Friends Who Fly Partial Panel

No Loitering, Frolicing, or Dawdling Please

For the past few years, my friend Kenny has listened to me tell all manner of tales about flying. Given that he knows how deeply I enjoy flying, Kenny will, at times, look for opportunities where my skills can be of use. Over the years there have been several scenarios discussed wherein aviation might be helpful to Kenny or someone he knows.  I flew a mutual friend of ours to a nearby airport one evening; I wrote about that in,“The Plane Was Made To Be Airborne.”

Kenny is one of the busiest people I’ve ever met. He had a scheduling conflict which put him in danger of missing a family member’s wedding. Harken the aero plane! Upon hearing of his predicament, I planned a flight to see what would be involved in the two hour journey.  Initially, it appeared the weather on the way down would be pretty nice VFR. We’d stay overnight and promptly return the following dayKenny is a busy dude, and doesn’t loiter, dawdle or frolic. Well, he may frolic a bit. I’m sure he’ll let me know. The return flight home, although nice, would be IFR for the first part of the flight.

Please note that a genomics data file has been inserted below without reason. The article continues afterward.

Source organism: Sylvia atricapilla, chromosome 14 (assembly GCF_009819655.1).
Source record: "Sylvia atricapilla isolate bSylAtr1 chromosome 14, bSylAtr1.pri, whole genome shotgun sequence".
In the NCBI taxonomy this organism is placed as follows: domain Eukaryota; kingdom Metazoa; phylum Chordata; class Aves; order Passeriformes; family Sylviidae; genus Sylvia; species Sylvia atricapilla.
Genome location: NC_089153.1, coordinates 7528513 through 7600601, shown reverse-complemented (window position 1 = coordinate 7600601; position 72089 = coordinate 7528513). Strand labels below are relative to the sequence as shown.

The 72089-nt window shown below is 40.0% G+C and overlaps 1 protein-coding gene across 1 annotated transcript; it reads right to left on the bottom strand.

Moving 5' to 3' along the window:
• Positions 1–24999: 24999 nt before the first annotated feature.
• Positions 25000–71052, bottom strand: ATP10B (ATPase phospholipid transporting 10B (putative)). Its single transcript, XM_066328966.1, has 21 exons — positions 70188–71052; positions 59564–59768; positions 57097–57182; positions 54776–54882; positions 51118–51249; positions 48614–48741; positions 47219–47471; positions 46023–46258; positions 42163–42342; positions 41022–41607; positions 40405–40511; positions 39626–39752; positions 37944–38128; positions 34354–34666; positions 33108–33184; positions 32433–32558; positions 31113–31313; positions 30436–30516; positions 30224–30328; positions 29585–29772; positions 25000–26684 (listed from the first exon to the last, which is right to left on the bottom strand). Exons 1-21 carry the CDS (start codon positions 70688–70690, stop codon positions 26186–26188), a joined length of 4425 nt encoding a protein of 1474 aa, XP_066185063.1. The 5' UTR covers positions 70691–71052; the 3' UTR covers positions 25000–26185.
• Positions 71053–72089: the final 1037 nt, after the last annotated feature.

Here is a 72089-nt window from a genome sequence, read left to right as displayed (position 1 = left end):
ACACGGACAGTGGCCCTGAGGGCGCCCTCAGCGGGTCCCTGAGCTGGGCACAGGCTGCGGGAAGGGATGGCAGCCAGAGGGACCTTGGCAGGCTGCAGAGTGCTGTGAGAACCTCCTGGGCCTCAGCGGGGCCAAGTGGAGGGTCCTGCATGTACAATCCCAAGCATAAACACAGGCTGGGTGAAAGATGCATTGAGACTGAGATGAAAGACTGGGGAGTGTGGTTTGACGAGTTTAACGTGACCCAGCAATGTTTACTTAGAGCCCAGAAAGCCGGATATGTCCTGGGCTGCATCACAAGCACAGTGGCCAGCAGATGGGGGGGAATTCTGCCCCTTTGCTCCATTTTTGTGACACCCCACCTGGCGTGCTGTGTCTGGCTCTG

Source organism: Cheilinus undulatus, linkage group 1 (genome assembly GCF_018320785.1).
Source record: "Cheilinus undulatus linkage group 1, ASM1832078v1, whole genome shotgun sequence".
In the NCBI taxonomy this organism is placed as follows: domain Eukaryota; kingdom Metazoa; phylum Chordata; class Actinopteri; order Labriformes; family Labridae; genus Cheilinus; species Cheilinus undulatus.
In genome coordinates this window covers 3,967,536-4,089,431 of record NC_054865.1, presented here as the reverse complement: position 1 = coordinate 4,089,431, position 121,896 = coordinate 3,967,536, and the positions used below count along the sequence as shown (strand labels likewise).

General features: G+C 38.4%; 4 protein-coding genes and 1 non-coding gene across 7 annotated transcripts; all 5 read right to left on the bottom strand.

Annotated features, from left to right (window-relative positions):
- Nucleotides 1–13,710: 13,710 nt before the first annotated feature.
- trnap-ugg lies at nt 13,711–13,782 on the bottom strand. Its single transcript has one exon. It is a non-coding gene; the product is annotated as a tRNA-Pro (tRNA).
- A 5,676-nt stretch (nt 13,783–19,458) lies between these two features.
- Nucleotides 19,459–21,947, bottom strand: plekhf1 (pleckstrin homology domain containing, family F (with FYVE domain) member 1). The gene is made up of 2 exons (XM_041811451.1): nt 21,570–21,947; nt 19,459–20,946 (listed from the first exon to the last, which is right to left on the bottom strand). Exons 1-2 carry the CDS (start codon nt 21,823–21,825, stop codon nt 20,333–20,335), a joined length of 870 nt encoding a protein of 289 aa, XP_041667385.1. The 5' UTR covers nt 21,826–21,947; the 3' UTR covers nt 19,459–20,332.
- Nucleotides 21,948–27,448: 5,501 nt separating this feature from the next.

The Homebuilt, the Puking — Oh the Puking

There was one little issue regarding the trip and it wasn’t weather related. This anomaly involved Kenny’s late uncle, Dale Milford, a WWII aviator, later a meteorologist, and a congressman. He even built his own plane. It’s registered as the Milford Buckaroo.

Dale Milford and His Milford Buckaroo
Dale Milford and his Milford Buckaroo

How in the great big earth could that affect our trip? Well, it involves a sick sac and that Buckaroo. When Kenny was nine, his Uncle Dale took him flying in that plane. What he remembers most is the wild and persistent vomiting. If you’ve ever experienced “wild and persistent vomiting,” it isn’t something you want to experience again — ever. According to Kenny, this involved multiple episodes of sickenss in the air and even after landing. Oh, and one small detail — Kenny hadn’t flown in a small plane since. That was 40 years ago. 

As a testament to the kind of friend Kenny is, he seemed pretty determined to fly with me at some point. After kicking the idea around for a couple of months, he decided he was up for the flight. The weather trend was following an agreeable pattern, similar to what I’d initially observed: VFR on the way, IFR on the way back. No nasty weather, only a little rain in spots. The trip was a go! We’d be traveling to San Antonio — a two hour flight from Northeast, Texas — our destination: 5C1, Boerne Stage Field. 
San Antonio Sectional

The Trip

True to the forecast, weather for the flight down was VFR, with some perfectly pretty afternoon cumulus, as if they’d been placed in the sky simply for aesthetics.

IMG_2317

Kenny was doing just fine at liftoff and en route, but he got a little queasy as we turned right downwind for runway 17 at 5C1. (I have a habit of flying a pretty tight pattern at non-towered fields) Oops! He was okay though, there’d be no sick sack action.